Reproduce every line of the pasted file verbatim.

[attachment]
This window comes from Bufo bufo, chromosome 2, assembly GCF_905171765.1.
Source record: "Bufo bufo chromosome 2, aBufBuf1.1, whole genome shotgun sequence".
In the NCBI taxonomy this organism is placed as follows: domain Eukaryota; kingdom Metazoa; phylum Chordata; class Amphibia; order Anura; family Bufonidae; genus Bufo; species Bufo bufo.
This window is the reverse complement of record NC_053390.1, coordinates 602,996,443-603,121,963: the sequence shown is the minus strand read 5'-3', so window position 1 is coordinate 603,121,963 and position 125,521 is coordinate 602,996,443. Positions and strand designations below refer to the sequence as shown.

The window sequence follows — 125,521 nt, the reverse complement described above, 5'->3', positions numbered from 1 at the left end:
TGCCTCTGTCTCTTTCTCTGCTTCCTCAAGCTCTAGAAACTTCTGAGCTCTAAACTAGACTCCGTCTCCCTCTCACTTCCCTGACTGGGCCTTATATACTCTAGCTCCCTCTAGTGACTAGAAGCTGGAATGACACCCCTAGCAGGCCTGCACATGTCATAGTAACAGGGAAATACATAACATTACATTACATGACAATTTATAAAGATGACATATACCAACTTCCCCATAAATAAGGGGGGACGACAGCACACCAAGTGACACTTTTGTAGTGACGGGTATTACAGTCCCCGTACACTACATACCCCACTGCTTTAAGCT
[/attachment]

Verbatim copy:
This window comes from Bufo bufo, chromosome 2, assembly GCF_905171765.1.
Source record: "Bufo bufo chromosome 2, aBufBuf1.1, whole genome shotgun sequence".
In the NCBI taxonomy this organism is placed as follows: domain Eukaryota; kingdom Metazoa; phylum Chordata; class Amphibia; order Anura; family Bufonidae; genus Bufo; species Bufo bufo.
This window is the reverse complement of record NC_053390.1, coordinates 602,996,443-603,121,963: the sequence shown is the minus strand read 5'-3', so window position 1 is coordinate 603,121,963 and position 125,521 is coordinate 602,996,443. Positions and strand designations below refer to the sequence as shown.

The window sequence follows — 125,521 nt, the reverse complement described above, 5'->3', positions numbered from 1 at the left end:
TGCCTCTGTCTCTTTCTCTGCTTCCTCAAGCTCTAGAAACTTCTGAGCTCTAAACTAGACTCCGTCTCCCTCTCACTTCCCTGACTGGGCCTTATATACTCTAGCTCCCTCTAGTGACTAGAAGCTGGAATGACACCCCTAGCAGGCCTGCACATGTCATAGTAACAGGGAAATACATAACATTACATTACATGACAATTTATAAAGATGACATATACCAACTTCCCCATAAATAAGGGGGGACGACAGCACACCAAGTGACACTTTTGTAGTGACGGGTATTACAGTCCCCGTACACTACATACCCCACTGCTTTAAGCT